Arguing against government advice which is intended to keep us healthier is difficult. I myself publicly argued that lowering the drink drive limit will have no impact on road safety and will only damage rural communities. While many understood the nuances of my argument, others felt this was a thoughtless publican putting profit before public safety.
So how do we defend ourselves against claims that we’re providing a service that is damaging public health?
None of us can deny the impact of excessive alcohol consumption and nor should we. Discrediting Government policy by questioning the robustness and/or interpretation of evidence is tricky because it leaves us open to shouts of “well they would say that, wouldn’t they?” and runs the risk of the public not engaging with the subtleties of complex arguments.
For me, the best way for the trade to defend itself is to espouse the benefits to health that a well-run pub can bring.
Pubs obviously have an important role to play in building communities and friendships. We’ve seen countless friendships forged at the Salutation. Pubs help counteract loneliness and we need to start shouting louder about it. The Campaign to End Loneliness cites numerous studies on how damaging social isolation can be. It affects mental and physical health and leads to longer recovery times from illness.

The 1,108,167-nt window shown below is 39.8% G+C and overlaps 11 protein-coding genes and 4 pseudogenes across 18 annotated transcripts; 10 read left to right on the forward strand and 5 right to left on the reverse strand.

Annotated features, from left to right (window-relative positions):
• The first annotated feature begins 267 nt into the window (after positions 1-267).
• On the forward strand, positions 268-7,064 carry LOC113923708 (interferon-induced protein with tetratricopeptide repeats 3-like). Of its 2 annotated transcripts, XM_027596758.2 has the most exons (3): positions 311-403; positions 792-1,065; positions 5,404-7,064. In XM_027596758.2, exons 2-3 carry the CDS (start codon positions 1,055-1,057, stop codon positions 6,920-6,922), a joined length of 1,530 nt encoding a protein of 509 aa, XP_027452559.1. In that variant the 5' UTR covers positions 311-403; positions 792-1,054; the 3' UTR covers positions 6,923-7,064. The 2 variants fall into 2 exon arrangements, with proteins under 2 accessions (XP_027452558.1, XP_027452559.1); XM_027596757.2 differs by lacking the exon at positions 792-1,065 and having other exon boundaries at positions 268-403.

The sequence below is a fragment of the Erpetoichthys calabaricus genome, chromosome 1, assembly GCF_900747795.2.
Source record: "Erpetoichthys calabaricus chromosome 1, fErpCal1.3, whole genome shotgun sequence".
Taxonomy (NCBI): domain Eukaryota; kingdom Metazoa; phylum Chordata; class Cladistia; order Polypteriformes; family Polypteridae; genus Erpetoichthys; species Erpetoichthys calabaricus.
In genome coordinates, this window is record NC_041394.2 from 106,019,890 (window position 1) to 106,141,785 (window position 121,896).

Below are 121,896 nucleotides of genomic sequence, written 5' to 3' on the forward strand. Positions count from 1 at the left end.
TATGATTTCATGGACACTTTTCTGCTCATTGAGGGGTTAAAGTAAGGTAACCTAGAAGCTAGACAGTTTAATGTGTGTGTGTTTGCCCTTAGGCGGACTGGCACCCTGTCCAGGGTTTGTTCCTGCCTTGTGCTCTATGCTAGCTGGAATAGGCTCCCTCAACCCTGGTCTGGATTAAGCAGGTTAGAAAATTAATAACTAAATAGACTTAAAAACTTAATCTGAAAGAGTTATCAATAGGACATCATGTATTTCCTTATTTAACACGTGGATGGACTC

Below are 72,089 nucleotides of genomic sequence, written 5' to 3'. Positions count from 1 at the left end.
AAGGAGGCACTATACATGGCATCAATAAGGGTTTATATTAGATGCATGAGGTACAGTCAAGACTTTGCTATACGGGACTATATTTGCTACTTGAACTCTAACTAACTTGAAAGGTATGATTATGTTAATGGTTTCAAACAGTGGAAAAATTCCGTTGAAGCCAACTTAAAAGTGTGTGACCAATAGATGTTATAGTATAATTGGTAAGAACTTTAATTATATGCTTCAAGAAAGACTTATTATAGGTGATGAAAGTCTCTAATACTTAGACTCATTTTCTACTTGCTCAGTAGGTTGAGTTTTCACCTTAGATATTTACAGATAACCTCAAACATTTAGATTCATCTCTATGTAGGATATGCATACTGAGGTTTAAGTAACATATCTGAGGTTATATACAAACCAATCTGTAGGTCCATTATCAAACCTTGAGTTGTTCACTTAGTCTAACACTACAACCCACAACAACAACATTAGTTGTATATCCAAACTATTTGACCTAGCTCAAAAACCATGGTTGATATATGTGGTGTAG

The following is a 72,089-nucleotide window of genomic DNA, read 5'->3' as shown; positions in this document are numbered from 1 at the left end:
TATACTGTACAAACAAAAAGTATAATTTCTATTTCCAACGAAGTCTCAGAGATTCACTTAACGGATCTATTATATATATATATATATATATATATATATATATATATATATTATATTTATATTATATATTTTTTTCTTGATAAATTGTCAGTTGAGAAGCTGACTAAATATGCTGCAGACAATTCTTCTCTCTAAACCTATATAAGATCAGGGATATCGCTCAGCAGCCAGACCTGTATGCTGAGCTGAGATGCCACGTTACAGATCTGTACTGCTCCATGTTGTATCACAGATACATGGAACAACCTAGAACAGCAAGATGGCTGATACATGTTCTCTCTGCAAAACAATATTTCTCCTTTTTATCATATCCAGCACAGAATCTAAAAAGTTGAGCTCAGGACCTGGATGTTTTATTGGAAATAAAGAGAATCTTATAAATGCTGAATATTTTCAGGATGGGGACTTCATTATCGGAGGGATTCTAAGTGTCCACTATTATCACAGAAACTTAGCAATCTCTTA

Research carried out on behalf of CAMRA showed that people who live close to a pub are “significantly happier, have more friends, better life satisfaction and are less likely to drink to excess”. The report states: “Friendship and community are probably the two most important factors influencing our health and wellbeing”.
This might seem a bit woolly, but actually it’s a very serious issue. Mental health problems are starting to get the attention that they deserve from politicians and healthcare professionals.
It’s about time we started making people more aware of the importance of pubs and their role in the health of the nation. Hopefully we can convince politicians to stop batting us over the head with fatuous health recommendations and recognise that by supporting the trade they can help diminish a much greater, looming public health disaster.
Peter Tiley is licensee at the Salutation Inn, Ham, Gloucestershire